clock menu more-arrow no yes

Filed under:

AC Milan's Umberto Gandini Among Candidates for TFC Presidency

New, 19 comments

Before the season started there were rumours that Garth Lagerwey could become Toronto FC's president, before he ultimately joined the Seattle Sounders. It appears the clubs search for a president hasn't stopped, and their first candidate has emerged.

Harold Cunningham/Getty Images

Yesterday, in the aftermath of reports that Greg Vanney could be on his way out as coach of Toronto FC, rumours surfaced that the shake up could make its way even higher up the totem pole.

In light of the club's disappointing start to the season it appears no stone has been unturned in the front office as MLSE look to shake up Toronto's management.

Just a day later, Sportsnet has confirmed that Toronto is in fact looking for a new club president to oversee the team's soccer operations. They also named the first candidate,who Toronto is trying to convince to take the position: AC Milan club director Umberto Gandini.

Gandini is a well respected European soccer figure, having been in his position with the Italian giants for nearly 20 years. In that time Milan has won the Serie A three times, won a Copa Italia, won the UEFA Champions League twice and the FIFA Club World Cup once.

Also of note is the fact that he is on the board of the European Club Association. It is an organization with plenty of authority in European soccer that has 214 member clubs. Those aren't bad connections to have, especially within Major League Soccer.

However, while Toronto FC could become more Italian that doesn't necessarily mean they will be any less American. Tim Bezbatchenko and Vanney are still expected to be with the club for the foreseeable future according to Sportsnet. Bezbatchenko would work under the new president.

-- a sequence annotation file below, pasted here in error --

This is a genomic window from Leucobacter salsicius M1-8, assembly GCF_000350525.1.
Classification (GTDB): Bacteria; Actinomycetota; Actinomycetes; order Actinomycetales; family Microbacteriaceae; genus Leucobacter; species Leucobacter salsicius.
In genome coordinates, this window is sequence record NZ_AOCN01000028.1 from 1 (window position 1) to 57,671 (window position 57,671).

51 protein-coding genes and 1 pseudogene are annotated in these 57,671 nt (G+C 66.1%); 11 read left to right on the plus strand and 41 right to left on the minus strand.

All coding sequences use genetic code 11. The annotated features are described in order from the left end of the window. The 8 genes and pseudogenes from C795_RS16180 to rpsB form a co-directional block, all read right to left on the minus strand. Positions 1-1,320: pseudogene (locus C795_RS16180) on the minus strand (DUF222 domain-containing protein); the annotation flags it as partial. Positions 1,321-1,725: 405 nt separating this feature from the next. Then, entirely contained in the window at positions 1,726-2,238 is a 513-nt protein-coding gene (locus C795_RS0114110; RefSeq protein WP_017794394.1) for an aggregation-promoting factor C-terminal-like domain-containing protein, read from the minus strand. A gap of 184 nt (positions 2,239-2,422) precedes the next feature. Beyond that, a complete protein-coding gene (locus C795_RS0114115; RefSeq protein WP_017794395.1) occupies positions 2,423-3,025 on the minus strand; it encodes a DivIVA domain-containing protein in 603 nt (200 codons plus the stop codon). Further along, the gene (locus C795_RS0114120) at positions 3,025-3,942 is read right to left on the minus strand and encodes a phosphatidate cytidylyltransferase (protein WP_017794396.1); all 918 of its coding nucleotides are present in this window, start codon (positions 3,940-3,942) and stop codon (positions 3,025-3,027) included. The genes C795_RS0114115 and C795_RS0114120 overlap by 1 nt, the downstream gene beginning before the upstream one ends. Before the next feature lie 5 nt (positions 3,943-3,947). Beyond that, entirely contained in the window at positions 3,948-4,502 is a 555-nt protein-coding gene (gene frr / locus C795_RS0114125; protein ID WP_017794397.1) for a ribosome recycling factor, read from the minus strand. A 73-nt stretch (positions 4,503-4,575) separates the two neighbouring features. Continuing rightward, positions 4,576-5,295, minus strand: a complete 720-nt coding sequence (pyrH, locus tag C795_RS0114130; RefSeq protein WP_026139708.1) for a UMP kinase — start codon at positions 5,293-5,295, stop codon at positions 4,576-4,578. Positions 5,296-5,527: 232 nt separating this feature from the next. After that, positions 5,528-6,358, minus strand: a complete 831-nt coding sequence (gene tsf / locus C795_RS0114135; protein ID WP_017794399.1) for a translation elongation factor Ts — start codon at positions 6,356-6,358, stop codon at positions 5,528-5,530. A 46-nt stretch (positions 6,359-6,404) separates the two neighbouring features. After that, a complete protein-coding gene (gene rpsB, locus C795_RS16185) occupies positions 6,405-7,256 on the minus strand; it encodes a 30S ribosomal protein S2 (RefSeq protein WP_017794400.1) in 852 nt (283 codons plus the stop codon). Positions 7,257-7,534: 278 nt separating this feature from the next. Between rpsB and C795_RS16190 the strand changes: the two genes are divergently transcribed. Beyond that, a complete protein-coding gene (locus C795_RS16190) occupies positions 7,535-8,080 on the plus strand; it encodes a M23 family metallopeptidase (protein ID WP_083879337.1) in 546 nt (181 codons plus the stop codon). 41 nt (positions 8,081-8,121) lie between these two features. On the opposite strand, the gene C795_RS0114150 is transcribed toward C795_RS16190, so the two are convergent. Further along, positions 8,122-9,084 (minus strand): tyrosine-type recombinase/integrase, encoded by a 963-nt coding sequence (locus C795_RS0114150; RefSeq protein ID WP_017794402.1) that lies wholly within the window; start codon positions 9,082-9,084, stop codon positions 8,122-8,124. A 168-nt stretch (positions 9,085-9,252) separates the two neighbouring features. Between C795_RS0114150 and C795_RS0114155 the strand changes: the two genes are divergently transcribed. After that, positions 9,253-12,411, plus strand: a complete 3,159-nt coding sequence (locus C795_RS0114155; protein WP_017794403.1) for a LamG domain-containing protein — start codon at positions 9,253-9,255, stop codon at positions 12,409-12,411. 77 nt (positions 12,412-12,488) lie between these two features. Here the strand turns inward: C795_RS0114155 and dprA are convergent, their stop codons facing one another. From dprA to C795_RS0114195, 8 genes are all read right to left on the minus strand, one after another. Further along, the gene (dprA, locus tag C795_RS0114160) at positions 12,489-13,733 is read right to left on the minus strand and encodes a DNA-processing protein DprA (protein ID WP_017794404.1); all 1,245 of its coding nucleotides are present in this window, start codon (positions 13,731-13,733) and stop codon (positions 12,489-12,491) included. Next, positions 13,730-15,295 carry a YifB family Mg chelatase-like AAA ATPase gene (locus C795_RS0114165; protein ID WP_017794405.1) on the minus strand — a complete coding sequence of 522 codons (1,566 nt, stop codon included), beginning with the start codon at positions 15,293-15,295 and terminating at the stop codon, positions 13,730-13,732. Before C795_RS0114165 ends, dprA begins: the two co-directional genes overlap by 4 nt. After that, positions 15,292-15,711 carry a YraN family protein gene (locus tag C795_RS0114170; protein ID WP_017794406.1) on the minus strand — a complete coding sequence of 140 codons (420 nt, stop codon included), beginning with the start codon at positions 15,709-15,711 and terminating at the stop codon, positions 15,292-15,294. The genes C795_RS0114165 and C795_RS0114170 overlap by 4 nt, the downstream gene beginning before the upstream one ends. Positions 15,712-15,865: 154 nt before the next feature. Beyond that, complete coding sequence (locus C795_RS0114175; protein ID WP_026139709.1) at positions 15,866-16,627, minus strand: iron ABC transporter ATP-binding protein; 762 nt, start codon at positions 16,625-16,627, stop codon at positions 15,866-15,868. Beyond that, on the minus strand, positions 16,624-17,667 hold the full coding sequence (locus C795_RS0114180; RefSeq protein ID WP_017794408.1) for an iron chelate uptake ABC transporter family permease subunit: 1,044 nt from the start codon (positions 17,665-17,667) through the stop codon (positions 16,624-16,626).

The president's position was never truly one that suited Bezbatchenko, who always seemed more interested in being behind the scenes and focusing more on building the team than building the brand. Hopefully, bringing in a new president would help him focus on his originally intended role.

While this might not be the move that supporters were hoping for in terms of a shakeup to the management team, it is undoubtedly a step in the right direction. Especially when Tim Leiweke leaves his position there is worry as to whether or not soccer will still be a priority for MLSE.

With an experienced executive like Gandini at the helm the interest of the soccer club will be closer to heart, as he will insure the club is not disrespected or dropped down the hierarchy. He would also hopefully be able to help the club further its reputation in Europe among players and clubs.

The one problem with Gandini is of course the fact that he doesn't exactly know the ins and outs of Major League Soccer, which has always been a sticking point. Bezbatchenko would be there to help him, but this will make it difficult for him to immediately carry out his role as best he can.